Ignore the 99 - Image Archive folder for now. You will see 26 folders labeled A, B, C, etc. So its an alphabetical system rather than a date one. Within each folder I create new folders for new projects under the relevant main folder. So for example, our recent trip to Spain has been put into the S folder. Do you see how simple this is. Its easier to remember names and places rather than dates.
I spent nearly a week re-organising all of my images into the correct folder structure. I took my main hard drive out of its location and dropped it into the dock used for the backup. I copied folders over in groups, and can I say, doing it over Firewire is gazillion times quicker than USB or via the network. There you go, another benefit of the Firewire docks, improved performance.
Once I had everything sorted and in place, I opened my newly created LR catalog and imported each folder\subfolder individually as I wanted to keyword each one, until I had completed A to Z. My LR catalog now looked exactly the same as the folder structure above, making it easy for me to find what I want.
So what happens when I want to import a new project. I don't let LR import it automatically, I AM IN CONTROL!!!!!
Lets say I am doing a wedding on Saturday <shiver runs down spine> for a couple soon to be Mr and Mrs Jones. In the J folder, I create a folder called Kate & Steve Jones. I don't need dates as LR does all that kind of thing for me. When I get home on Saturday night, I will copy all of the images from my memory cards manually into the newly created folder. I then open LR, click on Import and navigate to the J folder. When I select the appropriate folder, all the images appear so I can select which ones to import. I create my keywords and metadata and select Import. Several minutes later, I have a new folder in my catalog, with the same name.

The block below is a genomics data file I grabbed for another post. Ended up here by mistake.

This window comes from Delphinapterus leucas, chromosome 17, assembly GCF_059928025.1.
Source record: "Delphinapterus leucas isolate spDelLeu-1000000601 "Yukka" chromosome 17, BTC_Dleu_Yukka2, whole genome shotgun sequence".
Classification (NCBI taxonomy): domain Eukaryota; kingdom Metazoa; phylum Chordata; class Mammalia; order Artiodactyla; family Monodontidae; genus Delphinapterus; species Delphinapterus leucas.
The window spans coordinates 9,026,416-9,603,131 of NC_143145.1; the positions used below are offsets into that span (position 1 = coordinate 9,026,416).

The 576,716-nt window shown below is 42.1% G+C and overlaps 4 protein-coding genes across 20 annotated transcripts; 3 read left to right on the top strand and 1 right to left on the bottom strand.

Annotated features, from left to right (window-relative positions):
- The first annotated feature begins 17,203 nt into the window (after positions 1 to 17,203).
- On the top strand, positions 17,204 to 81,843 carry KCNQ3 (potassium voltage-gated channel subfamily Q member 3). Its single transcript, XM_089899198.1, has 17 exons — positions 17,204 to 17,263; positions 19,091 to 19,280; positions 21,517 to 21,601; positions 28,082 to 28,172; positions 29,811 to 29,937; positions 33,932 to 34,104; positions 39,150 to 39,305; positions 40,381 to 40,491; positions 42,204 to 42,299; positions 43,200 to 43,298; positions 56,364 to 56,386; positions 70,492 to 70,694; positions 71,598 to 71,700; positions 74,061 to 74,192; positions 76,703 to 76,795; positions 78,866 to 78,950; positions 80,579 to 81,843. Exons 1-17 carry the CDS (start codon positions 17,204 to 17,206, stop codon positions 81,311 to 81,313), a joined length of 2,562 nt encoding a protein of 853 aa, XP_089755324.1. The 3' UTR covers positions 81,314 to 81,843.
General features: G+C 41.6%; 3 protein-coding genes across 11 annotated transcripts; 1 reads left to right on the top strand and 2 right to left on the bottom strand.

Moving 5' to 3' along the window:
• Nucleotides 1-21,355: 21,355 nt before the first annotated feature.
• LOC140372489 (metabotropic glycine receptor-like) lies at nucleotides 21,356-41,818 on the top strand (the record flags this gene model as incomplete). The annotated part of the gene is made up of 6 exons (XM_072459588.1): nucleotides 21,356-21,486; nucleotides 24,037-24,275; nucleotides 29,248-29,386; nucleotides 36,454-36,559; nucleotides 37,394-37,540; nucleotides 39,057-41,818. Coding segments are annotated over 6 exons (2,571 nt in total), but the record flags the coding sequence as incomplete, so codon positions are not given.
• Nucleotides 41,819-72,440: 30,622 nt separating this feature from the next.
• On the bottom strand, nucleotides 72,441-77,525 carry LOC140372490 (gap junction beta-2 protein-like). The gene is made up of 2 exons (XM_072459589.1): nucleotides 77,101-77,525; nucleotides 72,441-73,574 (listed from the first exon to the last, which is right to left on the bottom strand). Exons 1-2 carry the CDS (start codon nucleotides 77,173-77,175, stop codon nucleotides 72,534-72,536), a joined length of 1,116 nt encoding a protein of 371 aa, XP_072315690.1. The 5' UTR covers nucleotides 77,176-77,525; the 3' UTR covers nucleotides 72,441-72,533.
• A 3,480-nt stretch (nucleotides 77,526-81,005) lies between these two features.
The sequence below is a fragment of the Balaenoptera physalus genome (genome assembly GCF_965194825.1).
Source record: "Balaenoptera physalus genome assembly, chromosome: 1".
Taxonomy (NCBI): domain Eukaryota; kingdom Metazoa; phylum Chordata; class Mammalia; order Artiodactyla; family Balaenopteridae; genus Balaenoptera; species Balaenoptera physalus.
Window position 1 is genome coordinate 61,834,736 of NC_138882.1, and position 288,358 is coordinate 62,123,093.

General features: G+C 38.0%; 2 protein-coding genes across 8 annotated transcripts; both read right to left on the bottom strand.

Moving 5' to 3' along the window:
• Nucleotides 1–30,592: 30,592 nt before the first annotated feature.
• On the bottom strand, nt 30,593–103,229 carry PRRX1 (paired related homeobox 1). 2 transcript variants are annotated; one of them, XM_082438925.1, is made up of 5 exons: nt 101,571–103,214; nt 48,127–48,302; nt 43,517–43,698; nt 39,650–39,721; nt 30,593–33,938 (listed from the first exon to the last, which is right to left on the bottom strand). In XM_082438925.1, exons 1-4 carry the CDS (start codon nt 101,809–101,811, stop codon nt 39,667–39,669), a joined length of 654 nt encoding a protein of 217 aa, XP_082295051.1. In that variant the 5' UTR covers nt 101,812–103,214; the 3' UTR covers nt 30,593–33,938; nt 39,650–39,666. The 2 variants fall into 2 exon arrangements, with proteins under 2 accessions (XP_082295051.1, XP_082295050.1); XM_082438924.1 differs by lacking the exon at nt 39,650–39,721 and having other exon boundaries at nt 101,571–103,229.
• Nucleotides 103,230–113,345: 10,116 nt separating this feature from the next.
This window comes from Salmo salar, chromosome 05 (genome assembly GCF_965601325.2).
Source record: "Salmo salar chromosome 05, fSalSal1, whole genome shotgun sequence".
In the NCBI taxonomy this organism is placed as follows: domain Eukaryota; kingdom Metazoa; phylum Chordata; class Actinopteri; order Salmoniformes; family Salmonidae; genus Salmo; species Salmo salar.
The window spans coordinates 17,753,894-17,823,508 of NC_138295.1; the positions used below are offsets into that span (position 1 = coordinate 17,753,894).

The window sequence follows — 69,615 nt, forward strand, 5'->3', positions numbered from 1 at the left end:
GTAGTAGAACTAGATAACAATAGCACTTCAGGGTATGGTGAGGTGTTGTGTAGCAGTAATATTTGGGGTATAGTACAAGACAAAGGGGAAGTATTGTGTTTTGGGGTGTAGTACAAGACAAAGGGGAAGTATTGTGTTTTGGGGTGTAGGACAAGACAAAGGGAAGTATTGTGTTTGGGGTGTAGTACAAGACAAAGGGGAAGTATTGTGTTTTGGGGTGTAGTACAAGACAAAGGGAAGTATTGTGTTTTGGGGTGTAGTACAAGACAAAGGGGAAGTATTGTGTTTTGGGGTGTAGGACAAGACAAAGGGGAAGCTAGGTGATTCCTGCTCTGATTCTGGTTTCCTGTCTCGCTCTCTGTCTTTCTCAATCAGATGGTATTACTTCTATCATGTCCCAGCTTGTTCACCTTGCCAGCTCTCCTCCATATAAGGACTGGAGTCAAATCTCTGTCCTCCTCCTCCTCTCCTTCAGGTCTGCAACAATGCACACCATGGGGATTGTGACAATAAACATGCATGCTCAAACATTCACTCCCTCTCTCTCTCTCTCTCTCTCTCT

Since making this transition, life has become somewhat easier with regards to organisation of my images.
On to the Image Backup drive. As part of the recommendation from Steve, he suggested having a second drive which is a duplicate of the first one. Because the drive is in a dock, its easy to remove and transport elsewhere. So, at the end of the day I remove the drive and take it somewhere that is not where the first drive is. What is the point in having your live and backup drives in the same location? Fire and water do not discriminate.
The software I use to backup is called Chrono Sync, again a recommendation from Dave. It was relatively cheap at $40 and downloaded pretty quickly. I have set it up so that whenever anything changes in the library on the first drive, it backs up that change to the second one. So it doesn't do a full backup every night, it does incrementals. The first time it backed up took a couple of hours as it had to back up some GBs worth of data but now it takes seconds.